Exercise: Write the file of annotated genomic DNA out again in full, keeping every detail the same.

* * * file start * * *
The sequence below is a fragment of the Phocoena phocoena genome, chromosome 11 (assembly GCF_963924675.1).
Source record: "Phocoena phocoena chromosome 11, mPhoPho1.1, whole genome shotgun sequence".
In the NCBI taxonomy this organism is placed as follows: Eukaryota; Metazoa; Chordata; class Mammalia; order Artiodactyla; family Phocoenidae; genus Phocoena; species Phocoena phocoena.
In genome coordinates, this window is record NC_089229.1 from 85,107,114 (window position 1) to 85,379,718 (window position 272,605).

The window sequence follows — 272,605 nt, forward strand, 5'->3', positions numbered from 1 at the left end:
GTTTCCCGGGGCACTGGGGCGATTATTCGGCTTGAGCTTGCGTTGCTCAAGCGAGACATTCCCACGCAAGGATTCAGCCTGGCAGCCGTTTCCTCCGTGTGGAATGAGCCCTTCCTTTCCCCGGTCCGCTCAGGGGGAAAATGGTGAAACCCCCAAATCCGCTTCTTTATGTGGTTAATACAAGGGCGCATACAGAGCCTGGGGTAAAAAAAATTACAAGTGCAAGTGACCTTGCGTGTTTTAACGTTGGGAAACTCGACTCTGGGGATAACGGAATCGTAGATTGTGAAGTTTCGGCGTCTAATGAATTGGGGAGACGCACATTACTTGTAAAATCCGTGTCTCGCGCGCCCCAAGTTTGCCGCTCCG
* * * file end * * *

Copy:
The sequence below is a fragment of the Phocoena phocoena genome, chromosome 11 (assembly GCF_963924675.1).
Source record: "Phocoena phocoena chromosome 11, mPhoPho1.1, whole genome shotgun sequence".
In the NCBI taxonomy this organism is placed as follows: Eukaryota; Metazoa; Chordata; class Mammalia; order Artiodactyla; family Phocoenidae; genus Phocoena; species Phocoena phocoena.
In genome coordinates, this window is record NC_089229.1 from 85,107,114 (window position 1) to 85,379,718 (window position 272,605).

The window sequence follows — 272,605 nt, forward strand, 5'->3', positions numbered from 1 at the left end:
GTTTCCCGGGGCACTGGGGCGATTATTCGGCTTGAGCTTGCGTTGCTCAAGCGAGACATTCCCACGCAAGGATTCAGCCTGGCAGCCGTTTCCTCCGTGTGGAATGAGCCCTTCCTTTCCCCGGTCCGCTCAGGGGGAAAATGGTGAAACCCCCAAATCCGCTTCTTTATGTGGTTAATACAAGGGCGCATACAGAGCCTGGGGTAAAAAAAATTACAAGTGCAAGTGACCTTGCGTGTTTTAACGTTGGGAAACTCGACTCTGGGGATAACGGAATCGTAGATTGTGAAGTTTCGGCGTCTAATGAATTGGGGAGACGCACATTACTTGTAAAATCCGTGTCTCGCGCGCCCCAAGTTTGCCGCTCCG